If the case is not scanned, the consular officer is prevented from issuing the visa until the approval is available electronically. This is true even if the beneficiary has the original approval notice in hand.

Strangely, a few consulates still require the original approval notice from the beneficiary despite the fact that the electronic approval is required for visa issuance and they have been instructed not to require it.

We always send the beneficiary a full copy of the petition and the original approval notice when we know that a visa is required.

Encouraging Entrepreneurship?

August 4, 2011

On August 2, 2011, Department of Homeland Security Secretary Janet Napolitano announced that her agency was paving the way for entrepreneurs to come to the United States to “spur job creation”.  See

The initiative primarily consists of clarifications of agency policy, including guidance that an entrepreneur: (1) can be sponsored for H-1B temporary work status by her own company if a board of directors has the ability to “hire, fire, pay, supervise or otherwise control” her work; (2) can qualify for the EB2 immigrant category if she has an advanced degree or has shown exceptional ability  and has an approved labor certification; and (3) can qualify for a “national interest waiver” of the labor certification requirement in certain situations.

Additionally, the agency has committed to faster processing (for a fee) for EB5 investor petitions in regional centers and EB1 multinational executives and managers.

Other enhancements to the EB5 program were announced in May and are being implemented.

We laud this initiative, but cautiously.  Its success will depend on U.S. Citizenship & Immigration Service implementation.  If USCIS examiners take a real-world view of concepts like employer/employee “control” and “exceptional ability” it will be a welcome relief from recent tightening of such interpretations to the point of strangulation.

Applications for categories that require similar discretionary determinations have been greeted with skepticism that verges on paranoia.  Written testimony by experts with nothing to gain from the application is routinely ignored.  The applicable legal standard of proof, “preponderance of the evidence” (i.e., more likely than not), in practicality has become “beyond a shadow of a doubt”.  The plain language of regulations is rejected in favor of tortured interpretations aimed at preventing alleged abuse by a few applicants.

Unless entrepreneurs are treated very differently than academic researchers, international executives and other highly-skilled professionals, these administrative clarifications will not create any new jobs.

Another complication is that DHS does not control the Department of Labor.  Obtaining a labor certification from DOL is impossible if the job is not open to U.S. workers.  An entrepreneur is typically essential to the functioning of her company.  Applicants must disclose their ownership interests when filing the labor certification. If DOL believes that the entrepreneur would not be replaced with a U.S. worker found to be qualified in the required labor market test, the labor certification will be denied.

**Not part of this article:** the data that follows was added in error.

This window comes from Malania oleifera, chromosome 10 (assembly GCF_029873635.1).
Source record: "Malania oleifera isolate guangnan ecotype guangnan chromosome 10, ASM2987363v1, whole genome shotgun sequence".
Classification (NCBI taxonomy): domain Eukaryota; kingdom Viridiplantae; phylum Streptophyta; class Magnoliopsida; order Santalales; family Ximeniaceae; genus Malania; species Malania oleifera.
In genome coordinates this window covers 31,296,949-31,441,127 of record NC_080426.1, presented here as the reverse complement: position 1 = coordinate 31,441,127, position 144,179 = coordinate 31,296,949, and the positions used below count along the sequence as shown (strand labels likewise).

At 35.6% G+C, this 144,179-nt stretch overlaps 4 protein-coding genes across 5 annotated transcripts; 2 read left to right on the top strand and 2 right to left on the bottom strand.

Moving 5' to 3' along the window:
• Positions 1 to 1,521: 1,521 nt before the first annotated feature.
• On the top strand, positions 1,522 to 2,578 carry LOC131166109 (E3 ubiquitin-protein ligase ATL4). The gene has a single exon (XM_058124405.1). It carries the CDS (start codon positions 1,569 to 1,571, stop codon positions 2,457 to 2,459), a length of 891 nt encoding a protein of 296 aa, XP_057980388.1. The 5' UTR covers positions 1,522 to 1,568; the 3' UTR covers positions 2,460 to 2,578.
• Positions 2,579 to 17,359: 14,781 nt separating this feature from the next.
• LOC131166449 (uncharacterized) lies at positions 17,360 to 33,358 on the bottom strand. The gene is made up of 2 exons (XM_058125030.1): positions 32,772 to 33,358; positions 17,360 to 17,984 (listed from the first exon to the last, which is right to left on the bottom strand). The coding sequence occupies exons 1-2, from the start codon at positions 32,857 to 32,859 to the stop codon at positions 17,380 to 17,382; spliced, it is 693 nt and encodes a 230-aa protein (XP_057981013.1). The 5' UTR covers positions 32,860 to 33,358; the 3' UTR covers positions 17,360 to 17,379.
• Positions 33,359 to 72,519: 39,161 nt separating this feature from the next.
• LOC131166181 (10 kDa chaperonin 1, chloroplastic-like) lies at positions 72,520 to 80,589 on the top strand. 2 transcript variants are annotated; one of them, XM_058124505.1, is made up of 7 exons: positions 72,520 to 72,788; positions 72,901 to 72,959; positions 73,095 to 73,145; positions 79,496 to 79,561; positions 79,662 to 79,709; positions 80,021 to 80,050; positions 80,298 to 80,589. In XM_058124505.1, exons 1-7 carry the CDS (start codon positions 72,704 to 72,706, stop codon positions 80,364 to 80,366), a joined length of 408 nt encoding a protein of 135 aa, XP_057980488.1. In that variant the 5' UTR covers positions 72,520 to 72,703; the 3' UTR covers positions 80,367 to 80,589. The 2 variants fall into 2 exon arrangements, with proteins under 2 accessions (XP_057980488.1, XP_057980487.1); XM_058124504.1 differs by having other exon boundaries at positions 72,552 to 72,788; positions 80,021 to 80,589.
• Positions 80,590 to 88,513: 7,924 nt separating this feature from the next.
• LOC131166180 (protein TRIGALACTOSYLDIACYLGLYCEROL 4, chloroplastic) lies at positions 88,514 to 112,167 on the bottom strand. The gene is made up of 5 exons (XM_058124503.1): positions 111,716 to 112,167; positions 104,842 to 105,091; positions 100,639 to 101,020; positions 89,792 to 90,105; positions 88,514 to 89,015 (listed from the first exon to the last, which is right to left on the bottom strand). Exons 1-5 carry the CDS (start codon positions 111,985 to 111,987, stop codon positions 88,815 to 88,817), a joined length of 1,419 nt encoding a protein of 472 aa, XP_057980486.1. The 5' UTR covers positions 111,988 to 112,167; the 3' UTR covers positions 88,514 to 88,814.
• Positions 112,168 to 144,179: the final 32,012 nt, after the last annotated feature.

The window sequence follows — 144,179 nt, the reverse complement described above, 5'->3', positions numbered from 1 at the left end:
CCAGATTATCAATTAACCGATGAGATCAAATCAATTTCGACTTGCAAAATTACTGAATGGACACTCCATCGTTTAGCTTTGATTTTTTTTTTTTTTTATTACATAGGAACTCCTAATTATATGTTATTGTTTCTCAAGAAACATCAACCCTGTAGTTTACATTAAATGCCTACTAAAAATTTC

Although the new guidance suggests that waiving the labor certification requirement will be easier if jobs will be created, to take advantage of this route, the entrepreneur must have either an advanced degree or prove “exceptional ability”, which to date has been problematic because of strict agency interpretation mentioned above.

We hope this initiative signals a new era of real-world evaluation of reasonable evidence, and that the Department of Labor follows Homeland Security’s lead to further encourage entrepreneurship.  If so, this initiative could open up exciting possibilities for U.S. start-up companies.

Connecticut Court Protects H-1B Employee from Wrongful Arrest: States that Regulation Extending Work Authorization based on Timely Filed Extension Implicitly Extends Authorization to Remain in U.S.

April 19, 2011

A federal district court in Connecticut ruled that the government may not arrest an H-1B employee for whom a timely filed extension application remains pending. U.S. District Judge Janet C. Hall in El Badrawi v. United States found that a federal immigration regulation allows H-1B employees to continue working for 240 days pending the adjudication of their extension applications and that that authorization is part of their authorization to be in the country, not a separate matter. “The government’s proposed interpretation of the work authorization regulation . . . that it extends authorization to work in the country, but not authorization to be in the country,” held Judge Hall, “cannot be squared with the text or purpose of that provision. . . .” Judge Hall also found that the government’s proposed interpretation of the regulation at issue raises grave due process concerns. “The government has argued that. . .an alien who has filed a timely application for extension may remain in the country, but if he does, the government has discretion to arrest, detain, and remove him. There is a serious question as to whether this interpretation is consistent with the Fifth Amendment’s Due Process Clause.” Had the government provided clear, advance notice of the risk of detention, the court may have ruled otherwise.